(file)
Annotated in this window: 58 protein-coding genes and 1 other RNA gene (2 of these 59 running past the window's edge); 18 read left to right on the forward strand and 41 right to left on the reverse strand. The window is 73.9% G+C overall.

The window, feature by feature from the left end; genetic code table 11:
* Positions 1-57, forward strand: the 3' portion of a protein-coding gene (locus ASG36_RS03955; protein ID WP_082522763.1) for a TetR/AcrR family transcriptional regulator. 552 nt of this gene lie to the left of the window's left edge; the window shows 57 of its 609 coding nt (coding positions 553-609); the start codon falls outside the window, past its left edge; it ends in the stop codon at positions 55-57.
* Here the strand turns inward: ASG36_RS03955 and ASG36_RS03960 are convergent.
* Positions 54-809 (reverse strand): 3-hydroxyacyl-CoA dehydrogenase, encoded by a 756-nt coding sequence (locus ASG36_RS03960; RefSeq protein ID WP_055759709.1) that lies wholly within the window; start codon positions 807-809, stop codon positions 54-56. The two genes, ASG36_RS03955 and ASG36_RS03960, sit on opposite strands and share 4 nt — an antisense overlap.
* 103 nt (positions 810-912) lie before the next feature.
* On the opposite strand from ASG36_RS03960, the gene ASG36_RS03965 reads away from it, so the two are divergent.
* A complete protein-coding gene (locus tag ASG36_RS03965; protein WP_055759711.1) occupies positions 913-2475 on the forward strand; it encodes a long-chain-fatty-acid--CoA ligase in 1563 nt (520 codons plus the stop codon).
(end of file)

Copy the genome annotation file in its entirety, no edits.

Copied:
Annotated in this window: 58 protein-coding genes and 1 other RNA gene (2 of these 59 running past the window's edge); 18 read left to right on the forward strand and 41 right to left on the reverse strand. The window is 73.9% G+C overall.

The window, feature by feature from the left end; genetic code table 11:
* Positions 1-57, forward strand: the 3' portion of a protein-coding gene (locus ASG36_RS03955; protein ID WP_082522763.1) for a TetR/AcrR family transcriptional regulator. 552 nt of this gene lie to the left of the window's left edge; the window shows 57 of its 609 coding nt (coding positions 553-609); the start codon falls outside the window, past its left edge; it ends in the stop codon at positions 55-57.
* Here the strand turns inward: ASG36_RS03955 and ASG36_RS03960 are convergent.
* Positions 54-809 (reverse strand): 3-hydroxyacyl-CoA dehydrogenase, encoded by a 756-nt coding sequence (locus ASG36_RS03960; RefSeq protein ID WP_055759709.1) that lies wholly within the window; start codon positions 807-809, stop codon positions 54-56. The two genes, ASG36_RS03955 and ASG36_RS03960, sit on opposite strands and share 4 nt — an antisense overlap.
* 103 nt (positions 810-912) lie before the next feature.
* On the opposite strand from ASG36_RS03960, the gene ASG36_RS03965 reads away from it, so the two are divergent.
* A complete protein-coding gene (locus tag ASG36_RS03965; protein WP_055759711.1) occupies positions 913-2475 on the forward strand; it encodes a long-chain-fatty-acid--CoA ligase in 1563 nt (520 codons plus the stop codon).